Termination – the deliberate destruction of the unborn, to call a spade a spade – will be allowed if the woman’s life is at risk, including from suicide, the new law stipulates.
Déjà vu. On 1 April 1968 England and Wales also implemented an Abortion Act. Establishing a new right or liberty to abortion on demand? No, the Act did not. It merely defined limits of legality. One key condition was that termination was not an offence if ‘the continuation of the pregnancy would involve risk to the life of the pregnant woman or of injury to the physical or mental health...’etcetera. ‘Limited’ abortion, in other words. Does it ring a bell?
How many abortions in the UK since 1968? Figures online vary from five to six millions or more. Statistics bore me so...do your own research. Regardless, the aborted babies are millions. Even Lord Steel, the Liberal creep who pushed the fateful Act, apparently admitted in 2007 that he had not predicted ‘anything like’ the subsequent extent of terminations. ‘Too many abortions’, he is reported to have said. Indeed.
Professor Dunstan, an eminent Anglican moral theologian & teacher of mine, noted that after 1968 abortion figures grew incrementally. Most of them were in private clinic, not in the NHS. Would numbers have been so high if the law had forbidden ‘the procurement of abortion for profit’, he wondered? Namely, on payment of fees? Discuss.
Is it irrational or unwarranted to speculate that, if England’s example means anything, Ireland will follow suit? Namely that ‘limited’ abortion is a lie? That Ireland too has opened the door to abortion on demand? That an Irish Lord Steel will also say in twenty years: ‘Too many abortions’? That he had never intended ‘anything like’ that? But it will be too late. How many unborn children will have died by then? Another genocide? A massacre of the innocents?
‘Genocide’ is the word A.J.P. Taylor, the great English historian, used to describe the terrible Irish famine begun in 1845. ‘There was food available to save the Irish people from starvation. It was denied them’, Taylor wrote. Ireland was then part of Great Britain, the richest country in the world, yet the Irish were deliberately left to starve to death. The British governing class ‘killed two million Irish people’.
Of course, the English regarded the Irish as a somewhat inferior race. Dirty, lazy, feckless, rebellious and Roman Catholics to boot. The famine was what they richly deserved. ‘The Irish people were driven off their land. They were starved, degraded, treated worse than animals’ – Taylor again. Obviously so. Genocide goes hand in hand with the dehumanizing of the victims. So media commentators regularly call unborn babies merely ‘foetuses’, as if they were hardly human...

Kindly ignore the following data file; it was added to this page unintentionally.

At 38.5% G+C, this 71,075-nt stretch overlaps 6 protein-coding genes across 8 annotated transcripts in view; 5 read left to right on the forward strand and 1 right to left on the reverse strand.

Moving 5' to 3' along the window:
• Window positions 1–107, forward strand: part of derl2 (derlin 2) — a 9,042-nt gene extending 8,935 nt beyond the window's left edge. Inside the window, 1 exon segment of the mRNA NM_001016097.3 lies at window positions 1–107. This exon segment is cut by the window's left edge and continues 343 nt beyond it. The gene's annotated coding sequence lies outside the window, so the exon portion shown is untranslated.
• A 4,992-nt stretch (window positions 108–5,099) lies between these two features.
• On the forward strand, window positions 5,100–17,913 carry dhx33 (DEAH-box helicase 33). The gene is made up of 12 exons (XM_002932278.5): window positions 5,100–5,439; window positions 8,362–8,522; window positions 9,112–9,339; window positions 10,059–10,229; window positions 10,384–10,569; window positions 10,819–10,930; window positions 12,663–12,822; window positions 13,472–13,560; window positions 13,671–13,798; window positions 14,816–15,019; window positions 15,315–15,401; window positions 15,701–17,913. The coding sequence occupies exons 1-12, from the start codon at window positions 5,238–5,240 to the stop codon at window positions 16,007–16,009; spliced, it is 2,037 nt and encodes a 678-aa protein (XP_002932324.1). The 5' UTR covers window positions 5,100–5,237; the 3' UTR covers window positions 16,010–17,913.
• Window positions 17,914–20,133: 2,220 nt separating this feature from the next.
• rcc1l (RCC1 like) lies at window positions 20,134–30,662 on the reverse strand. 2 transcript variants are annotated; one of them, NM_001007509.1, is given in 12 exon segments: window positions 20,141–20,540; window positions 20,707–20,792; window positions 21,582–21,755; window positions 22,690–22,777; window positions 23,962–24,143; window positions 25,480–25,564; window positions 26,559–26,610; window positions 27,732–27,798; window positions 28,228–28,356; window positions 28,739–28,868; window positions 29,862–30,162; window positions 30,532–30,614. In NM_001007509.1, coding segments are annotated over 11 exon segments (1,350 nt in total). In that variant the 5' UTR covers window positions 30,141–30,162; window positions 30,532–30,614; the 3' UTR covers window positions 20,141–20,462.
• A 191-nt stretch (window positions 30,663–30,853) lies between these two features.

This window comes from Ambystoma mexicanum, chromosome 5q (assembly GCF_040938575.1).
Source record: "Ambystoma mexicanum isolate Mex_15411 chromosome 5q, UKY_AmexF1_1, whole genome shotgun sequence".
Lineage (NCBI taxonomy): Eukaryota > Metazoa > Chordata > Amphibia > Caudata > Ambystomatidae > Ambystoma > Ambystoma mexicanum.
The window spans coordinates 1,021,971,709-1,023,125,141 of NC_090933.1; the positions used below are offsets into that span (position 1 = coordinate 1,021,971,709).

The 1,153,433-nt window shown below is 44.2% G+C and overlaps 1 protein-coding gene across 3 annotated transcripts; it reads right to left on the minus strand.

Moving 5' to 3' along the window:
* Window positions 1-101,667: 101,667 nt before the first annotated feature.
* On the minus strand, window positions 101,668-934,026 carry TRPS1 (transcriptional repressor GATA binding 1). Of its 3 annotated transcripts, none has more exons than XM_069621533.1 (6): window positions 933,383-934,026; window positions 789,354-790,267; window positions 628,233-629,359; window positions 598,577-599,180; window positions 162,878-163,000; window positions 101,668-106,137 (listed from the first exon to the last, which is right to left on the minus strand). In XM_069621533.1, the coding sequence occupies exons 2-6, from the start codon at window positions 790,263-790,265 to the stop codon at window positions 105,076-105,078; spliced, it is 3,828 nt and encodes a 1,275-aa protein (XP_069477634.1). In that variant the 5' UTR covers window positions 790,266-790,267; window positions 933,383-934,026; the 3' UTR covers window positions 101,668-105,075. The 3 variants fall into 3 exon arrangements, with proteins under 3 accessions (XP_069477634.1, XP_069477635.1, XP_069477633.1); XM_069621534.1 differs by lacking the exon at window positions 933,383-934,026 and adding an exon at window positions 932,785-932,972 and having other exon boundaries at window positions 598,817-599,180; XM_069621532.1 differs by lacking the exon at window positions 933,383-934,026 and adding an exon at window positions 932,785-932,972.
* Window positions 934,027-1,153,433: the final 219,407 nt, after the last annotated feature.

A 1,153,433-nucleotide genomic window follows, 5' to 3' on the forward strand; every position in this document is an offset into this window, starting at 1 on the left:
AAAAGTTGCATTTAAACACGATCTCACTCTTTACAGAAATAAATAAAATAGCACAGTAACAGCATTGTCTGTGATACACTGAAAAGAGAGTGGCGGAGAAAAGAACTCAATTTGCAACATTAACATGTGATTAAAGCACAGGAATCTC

The genocide of the Irish people the historian so passionately indicted was inflicted on them by England. A frightening thought haunts me: is there another genocide ahead? This time one self-inflicted? A mass suicide, a superlative decimation the abortion law will result in? Is that Ireland’s future?
Naturally, the Irish RC bishops have campaigned against the new law but to no effect. ‘The Catholic Church has brought upon herself’, I heard an Irishman say. ‘It is divine punishment.’ He meant the child abuse scandal which has besmirched the Church’s image in the eyes of so many ordinary Catholics. In a sense, he is right. The Church has sinned. But it is obscene to think that God would punish the innocent unborn children for the sins of others, guilty ones. That would not be the God of Christianity, the father of Jesus Christ, but some savage, tribal idol.
There is the vexed question of the moral status of the unborn, the human embryo. Some would deny that he should be accorded the protection ethics and law grant to a born child. The absolutist position, sponsored officially by Rome, is that life is such from the time of conception, hence the embryo deserves total protection, has full right to life from that. In fact, the Christian Church has not always been absolutist. St Gregory of Nyssa did not believe that ‘the unformed embryo’ was a full human being but a ‘potential one’ and the Catholic Church distinguished between fetus animatus and fetus inanimatus until 1902. In the ages of faith severity of penances for those guilty of abortion were also graded according to stages of foetal development.
Note, however, that even those pregnant mothers who do not give a toss for Christian teaching recognise by implication that the unborn has at least some rights of protection - he is not a mere alien abscess inside them - when they abstain from drinking and smoking during pregnancy, for example.
The priest, as a crusty Anglican, is not absolutist. He grants there are special and exceptional circumstances in which abortion may be the lesser evil – but still an evil, mind. A grave, real risk of the woman’ death would be a case in point. However, that is not the truth of what he sees the English Abortion Act having accomplished. Abortion on demand is the stark reality, whatever the original intention of the Act.
The risk – however remote and avoidable - of which the Irish new law speaks will cause the deaths of many innocent unborn children in the womb. That is what I dread and fear. A second Irish genocide. Is that what the Irish people desire?